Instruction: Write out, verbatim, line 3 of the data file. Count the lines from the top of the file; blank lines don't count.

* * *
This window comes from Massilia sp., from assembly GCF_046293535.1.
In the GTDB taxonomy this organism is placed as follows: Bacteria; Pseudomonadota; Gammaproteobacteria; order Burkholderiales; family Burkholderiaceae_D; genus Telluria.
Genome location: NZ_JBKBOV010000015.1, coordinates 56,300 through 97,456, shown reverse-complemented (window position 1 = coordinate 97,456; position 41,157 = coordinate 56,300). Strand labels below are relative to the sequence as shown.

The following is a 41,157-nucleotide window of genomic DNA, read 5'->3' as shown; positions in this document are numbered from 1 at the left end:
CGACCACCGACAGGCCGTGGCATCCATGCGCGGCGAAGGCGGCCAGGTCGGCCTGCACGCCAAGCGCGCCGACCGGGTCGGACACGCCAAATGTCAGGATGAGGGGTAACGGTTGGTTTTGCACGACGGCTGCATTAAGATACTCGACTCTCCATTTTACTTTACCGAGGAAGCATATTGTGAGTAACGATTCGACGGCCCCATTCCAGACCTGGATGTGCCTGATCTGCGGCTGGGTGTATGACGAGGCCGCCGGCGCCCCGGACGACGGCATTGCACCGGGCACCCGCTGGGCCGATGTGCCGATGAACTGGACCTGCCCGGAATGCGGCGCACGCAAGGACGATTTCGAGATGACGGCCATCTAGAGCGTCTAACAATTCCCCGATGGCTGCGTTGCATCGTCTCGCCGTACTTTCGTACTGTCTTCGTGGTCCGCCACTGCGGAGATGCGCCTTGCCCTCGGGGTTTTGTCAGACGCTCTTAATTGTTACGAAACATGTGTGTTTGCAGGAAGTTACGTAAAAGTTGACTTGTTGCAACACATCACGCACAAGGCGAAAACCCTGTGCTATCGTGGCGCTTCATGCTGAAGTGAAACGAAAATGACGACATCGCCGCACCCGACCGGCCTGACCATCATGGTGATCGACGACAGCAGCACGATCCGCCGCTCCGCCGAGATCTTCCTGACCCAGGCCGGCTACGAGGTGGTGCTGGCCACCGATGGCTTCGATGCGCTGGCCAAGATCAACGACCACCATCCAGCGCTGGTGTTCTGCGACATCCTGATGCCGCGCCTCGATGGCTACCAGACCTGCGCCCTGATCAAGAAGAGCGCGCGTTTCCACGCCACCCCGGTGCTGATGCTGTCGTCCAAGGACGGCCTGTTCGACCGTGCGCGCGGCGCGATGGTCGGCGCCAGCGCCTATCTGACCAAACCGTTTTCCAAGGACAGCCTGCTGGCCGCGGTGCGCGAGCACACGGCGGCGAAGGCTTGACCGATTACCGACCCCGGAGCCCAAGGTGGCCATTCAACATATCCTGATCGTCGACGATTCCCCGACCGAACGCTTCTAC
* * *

Genome location: NZ_JBKBOV010000015.1, coordinates 56,300 through 97,456, shown reverse-complemented (window position 1 = coordinate 97,456; position 41,157 = coordinate 56,300). Strand labels below are relative to the sequence as shown.